- And on October 30: Power Distance and Risk
- Managing or responding to project risks is much easier when team culture encourages people to report problems and question any plans they have reason to doubt. Here are five examples that show how such encouragement helps to manage risk. Available here and by RSS on October 30.
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On 14 December 1911, four men led by Roald Amundsen reached the South Pole. Thirty-five days later, Robert F. Scott and four others followed. Amundsen had won the race to the pole. Amundsen's party returned to base on 26 January 1912. Scott's party perished. As historical drama, why this happened is interesting enough. But to organizational leaders, business analysts, project sponsors, and project managers, the story is fascinating. We'll use the history of this event to explore lessons in leadership and its application to organizational efforts. A fascinating and refreshing look at leadership from the vantage point of history. Read more about this program.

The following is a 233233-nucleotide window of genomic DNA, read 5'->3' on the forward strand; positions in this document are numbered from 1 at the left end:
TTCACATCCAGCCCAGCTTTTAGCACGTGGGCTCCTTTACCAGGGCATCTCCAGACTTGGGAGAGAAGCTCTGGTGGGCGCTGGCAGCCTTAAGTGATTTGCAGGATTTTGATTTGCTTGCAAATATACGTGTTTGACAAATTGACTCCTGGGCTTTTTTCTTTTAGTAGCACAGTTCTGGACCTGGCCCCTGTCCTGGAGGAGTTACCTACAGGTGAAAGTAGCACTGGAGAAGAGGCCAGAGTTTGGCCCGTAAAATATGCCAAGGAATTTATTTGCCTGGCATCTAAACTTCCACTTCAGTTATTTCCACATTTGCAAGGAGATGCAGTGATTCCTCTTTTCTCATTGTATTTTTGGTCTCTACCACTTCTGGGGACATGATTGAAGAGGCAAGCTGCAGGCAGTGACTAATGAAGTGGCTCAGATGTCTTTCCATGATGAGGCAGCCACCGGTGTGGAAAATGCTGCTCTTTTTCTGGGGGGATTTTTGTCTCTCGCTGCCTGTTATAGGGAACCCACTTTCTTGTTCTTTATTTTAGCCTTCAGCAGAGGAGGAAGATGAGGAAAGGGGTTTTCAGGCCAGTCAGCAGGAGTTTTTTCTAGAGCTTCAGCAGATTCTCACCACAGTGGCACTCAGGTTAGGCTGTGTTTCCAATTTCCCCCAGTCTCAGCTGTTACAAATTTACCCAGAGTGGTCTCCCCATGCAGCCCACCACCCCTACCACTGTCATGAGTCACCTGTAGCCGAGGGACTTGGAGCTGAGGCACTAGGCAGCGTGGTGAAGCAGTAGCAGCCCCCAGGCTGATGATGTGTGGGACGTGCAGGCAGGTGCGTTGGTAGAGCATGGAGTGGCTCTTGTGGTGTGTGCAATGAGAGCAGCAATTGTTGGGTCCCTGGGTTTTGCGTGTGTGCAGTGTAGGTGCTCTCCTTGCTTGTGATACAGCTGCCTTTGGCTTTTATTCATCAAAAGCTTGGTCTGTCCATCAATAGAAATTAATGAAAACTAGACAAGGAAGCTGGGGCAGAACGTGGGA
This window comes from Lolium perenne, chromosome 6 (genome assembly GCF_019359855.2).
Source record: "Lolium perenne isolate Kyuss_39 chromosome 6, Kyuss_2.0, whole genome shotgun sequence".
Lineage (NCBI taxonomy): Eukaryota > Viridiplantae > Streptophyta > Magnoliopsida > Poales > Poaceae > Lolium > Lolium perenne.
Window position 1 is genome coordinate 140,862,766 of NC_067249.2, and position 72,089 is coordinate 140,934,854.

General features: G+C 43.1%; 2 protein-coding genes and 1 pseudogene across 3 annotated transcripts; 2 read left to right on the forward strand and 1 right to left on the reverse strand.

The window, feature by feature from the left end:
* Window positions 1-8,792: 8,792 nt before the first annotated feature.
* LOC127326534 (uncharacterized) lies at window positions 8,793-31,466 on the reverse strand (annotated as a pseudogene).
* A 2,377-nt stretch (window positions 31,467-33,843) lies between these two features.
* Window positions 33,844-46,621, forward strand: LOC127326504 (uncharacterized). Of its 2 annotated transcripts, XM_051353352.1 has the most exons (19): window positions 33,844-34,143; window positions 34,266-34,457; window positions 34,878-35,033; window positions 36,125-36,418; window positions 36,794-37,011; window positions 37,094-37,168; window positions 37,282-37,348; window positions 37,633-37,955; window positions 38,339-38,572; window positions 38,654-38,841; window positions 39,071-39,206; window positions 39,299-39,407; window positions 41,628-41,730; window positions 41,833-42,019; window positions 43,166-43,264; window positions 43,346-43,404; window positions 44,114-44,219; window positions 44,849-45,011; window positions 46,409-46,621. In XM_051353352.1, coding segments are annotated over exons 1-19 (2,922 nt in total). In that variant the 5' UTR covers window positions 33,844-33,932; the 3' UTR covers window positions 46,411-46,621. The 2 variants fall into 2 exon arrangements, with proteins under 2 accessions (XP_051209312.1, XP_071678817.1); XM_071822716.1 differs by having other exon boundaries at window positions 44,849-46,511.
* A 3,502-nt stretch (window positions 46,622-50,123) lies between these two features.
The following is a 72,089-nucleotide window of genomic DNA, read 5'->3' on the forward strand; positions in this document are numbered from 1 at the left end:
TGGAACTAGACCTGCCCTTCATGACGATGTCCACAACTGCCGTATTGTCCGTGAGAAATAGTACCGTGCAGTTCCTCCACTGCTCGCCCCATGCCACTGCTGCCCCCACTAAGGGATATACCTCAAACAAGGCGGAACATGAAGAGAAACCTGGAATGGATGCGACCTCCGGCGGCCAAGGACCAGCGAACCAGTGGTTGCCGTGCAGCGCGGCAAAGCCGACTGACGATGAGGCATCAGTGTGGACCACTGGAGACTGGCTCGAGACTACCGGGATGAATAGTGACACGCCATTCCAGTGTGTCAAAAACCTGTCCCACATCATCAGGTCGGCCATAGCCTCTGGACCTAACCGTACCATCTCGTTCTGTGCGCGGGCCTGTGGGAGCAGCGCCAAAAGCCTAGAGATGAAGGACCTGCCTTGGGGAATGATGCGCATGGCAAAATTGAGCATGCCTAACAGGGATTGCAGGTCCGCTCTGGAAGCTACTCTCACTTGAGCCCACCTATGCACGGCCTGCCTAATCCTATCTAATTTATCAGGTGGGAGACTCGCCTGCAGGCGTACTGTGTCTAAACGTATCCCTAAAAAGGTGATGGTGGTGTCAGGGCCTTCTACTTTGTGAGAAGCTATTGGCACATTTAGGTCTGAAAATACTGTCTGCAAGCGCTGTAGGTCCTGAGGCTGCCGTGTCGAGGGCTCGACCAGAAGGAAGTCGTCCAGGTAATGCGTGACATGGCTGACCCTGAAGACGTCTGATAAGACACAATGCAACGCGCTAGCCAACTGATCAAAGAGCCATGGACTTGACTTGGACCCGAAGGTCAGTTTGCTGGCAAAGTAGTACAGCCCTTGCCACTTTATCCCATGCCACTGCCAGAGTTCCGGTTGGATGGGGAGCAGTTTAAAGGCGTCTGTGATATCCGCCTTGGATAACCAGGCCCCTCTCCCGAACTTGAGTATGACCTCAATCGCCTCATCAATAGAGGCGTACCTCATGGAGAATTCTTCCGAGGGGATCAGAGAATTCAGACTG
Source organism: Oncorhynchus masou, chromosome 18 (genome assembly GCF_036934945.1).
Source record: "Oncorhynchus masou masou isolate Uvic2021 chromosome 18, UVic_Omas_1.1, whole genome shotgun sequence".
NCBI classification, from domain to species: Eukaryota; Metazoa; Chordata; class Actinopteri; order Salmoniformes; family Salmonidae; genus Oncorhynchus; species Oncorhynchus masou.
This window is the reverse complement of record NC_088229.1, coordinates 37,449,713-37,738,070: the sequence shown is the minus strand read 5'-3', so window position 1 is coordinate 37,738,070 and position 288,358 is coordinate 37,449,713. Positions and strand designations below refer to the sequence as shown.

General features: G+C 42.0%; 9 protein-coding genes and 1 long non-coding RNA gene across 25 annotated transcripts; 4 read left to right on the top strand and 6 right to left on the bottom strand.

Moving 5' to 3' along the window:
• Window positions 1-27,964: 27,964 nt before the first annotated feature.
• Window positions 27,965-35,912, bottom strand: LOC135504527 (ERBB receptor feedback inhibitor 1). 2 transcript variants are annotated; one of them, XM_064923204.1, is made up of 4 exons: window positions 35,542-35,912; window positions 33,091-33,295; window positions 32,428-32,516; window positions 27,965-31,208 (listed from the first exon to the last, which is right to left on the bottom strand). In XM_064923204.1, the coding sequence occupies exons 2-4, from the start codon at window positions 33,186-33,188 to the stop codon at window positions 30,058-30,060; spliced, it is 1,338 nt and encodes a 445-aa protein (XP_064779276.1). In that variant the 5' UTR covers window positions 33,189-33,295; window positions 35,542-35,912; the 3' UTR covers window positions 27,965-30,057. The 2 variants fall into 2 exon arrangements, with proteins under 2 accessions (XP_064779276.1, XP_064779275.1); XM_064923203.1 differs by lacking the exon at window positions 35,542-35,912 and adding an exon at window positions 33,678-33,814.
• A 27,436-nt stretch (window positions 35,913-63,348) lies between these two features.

Here's a date for this program:
- Baldwin-Wallace University, 275 Eastland Road, Berea, Ohio
44017: November 7,
Kerzner Lecture Series/International Project Management Day, sponsored by Baldwin Wallace University and the Northeast Ohio Chapter of the Project Management Institute.
- Baldwin-Wallace University, 275 Eastland Road, Berea, Ohio 44017: November 7, Kerzner Lecture Series/International Project Management Day, sponsored by Baldwin Wallace University and the Northeast Ohio Chapter of the Project Management Institute. Register now.
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Many people who possess real organizational power have a characteristic demeanor. It's the way they project their presence. I call this the power affect. Some people — call them power pretenders — adopt the power affect well before they attain significant organizational power. Unfortunately for their colleagues, and for their organizations, power pretenders can attain organizational power out of proportion to their merit or abilities. Understanding the power affect is therefore important for anyone who aims to attain power, or anyone who works with power pretenders. Read more about this program.